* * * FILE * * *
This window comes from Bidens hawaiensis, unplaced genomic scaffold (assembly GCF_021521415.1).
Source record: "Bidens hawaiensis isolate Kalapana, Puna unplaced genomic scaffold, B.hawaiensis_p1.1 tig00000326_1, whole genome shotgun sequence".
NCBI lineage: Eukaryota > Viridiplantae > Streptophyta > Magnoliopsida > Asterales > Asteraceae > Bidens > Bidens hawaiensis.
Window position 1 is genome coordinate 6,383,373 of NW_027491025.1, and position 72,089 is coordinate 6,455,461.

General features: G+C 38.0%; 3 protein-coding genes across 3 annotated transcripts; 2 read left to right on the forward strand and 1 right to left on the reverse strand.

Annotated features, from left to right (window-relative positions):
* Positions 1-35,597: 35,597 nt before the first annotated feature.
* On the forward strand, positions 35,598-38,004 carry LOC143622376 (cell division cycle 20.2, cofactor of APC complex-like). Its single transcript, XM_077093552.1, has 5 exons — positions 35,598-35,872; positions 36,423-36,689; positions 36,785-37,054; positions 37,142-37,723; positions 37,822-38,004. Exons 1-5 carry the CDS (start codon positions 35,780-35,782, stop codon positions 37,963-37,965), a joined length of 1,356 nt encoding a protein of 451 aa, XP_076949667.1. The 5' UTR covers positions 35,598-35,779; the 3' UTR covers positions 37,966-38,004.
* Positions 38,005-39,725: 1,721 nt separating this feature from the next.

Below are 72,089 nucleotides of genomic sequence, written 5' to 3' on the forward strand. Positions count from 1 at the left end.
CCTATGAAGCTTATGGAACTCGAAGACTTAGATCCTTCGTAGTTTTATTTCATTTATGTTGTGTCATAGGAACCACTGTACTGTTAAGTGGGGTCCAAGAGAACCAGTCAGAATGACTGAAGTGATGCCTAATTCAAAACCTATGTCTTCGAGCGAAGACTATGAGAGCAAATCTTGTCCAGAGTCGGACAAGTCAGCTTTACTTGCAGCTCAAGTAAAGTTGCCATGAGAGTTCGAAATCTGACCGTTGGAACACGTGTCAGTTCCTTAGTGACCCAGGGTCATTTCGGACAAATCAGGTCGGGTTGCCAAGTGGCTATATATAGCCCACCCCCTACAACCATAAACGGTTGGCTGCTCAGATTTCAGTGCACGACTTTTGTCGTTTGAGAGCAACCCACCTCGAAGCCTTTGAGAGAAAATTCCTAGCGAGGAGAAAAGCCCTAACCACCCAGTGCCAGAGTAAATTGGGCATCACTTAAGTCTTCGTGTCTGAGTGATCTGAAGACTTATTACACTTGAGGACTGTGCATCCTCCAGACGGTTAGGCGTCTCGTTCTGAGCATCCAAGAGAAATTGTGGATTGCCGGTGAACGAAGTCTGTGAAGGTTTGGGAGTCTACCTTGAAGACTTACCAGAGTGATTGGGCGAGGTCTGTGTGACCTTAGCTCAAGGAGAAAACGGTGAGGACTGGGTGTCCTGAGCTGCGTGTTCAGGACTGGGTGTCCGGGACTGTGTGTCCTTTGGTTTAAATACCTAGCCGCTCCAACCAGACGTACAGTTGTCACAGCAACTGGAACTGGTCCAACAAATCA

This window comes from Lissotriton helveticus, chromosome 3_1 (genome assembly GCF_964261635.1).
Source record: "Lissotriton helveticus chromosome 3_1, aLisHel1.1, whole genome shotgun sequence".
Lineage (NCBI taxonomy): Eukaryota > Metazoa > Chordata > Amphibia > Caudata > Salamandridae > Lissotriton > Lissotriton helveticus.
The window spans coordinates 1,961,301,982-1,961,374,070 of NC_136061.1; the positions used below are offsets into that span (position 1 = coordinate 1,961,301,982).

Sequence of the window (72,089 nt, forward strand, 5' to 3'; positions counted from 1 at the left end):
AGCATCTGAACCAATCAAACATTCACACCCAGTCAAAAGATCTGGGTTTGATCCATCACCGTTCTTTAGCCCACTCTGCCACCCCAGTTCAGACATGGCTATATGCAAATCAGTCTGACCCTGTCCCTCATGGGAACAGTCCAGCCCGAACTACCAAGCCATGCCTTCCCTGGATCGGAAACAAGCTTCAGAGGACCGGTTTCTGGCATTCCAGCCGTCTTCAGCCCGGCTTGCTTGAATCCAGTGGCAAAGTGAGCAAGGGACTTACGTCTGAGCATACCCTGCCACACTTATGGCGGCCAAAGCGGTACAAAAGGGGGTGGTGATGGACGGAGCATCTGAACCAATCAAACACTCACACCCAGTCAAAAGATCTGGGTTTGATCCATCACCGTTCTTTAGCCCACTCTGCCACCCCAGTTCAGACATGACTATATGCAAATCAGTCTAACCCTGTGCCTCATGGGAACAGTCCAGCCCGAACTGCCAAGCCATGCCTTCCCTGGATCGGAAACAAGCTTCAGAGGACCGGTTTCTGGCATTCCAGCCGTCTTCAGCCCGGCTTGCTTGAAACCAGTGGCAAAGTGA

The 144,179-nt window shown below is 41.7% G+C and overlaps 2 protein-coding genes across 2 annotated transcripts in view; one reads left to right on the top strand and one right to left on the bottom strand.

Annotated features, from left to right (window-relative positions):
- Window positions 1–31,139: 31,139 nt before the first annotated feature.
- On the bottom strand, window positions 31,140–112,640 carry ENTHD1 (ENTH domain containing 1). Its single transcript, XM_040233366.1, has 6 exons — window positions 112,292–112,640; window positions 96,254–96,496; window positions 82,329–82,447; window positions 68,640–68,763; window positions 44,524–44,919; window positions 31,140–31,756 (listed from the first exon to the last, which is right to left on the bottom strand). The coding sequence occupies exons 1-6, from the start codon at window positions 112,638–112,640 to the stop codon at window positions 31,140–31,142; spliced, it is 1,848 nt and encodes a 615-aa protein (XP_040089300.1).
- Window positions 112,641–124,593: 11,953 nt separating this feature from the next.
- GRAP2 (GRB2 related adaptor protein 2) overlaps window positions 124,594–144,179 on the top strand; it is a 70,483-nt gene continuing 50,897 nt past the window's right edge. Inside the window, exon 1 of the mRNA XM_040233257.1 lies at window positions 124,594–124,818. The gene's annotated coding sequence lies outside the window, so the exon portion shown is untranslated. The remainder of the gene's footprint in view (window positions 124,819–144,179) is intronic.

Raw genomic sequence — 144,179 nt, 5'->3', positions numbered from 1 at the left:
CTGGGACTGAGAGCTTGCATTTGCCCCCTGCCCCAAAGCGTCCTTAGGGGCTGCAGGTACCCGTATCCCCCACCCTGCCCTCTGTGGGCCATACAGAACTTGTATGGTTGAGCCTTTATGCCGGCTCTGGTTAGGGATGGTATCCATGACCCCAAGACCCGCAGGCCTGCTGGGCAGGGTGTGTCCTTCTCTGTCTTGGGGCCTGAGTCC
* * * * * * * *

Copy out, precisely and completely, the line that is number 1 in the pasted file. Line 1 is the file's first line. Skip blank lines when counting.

This window comes from Bidens hawaiensis, unplaced genomic scaffold (assembly GCF_021521415.1).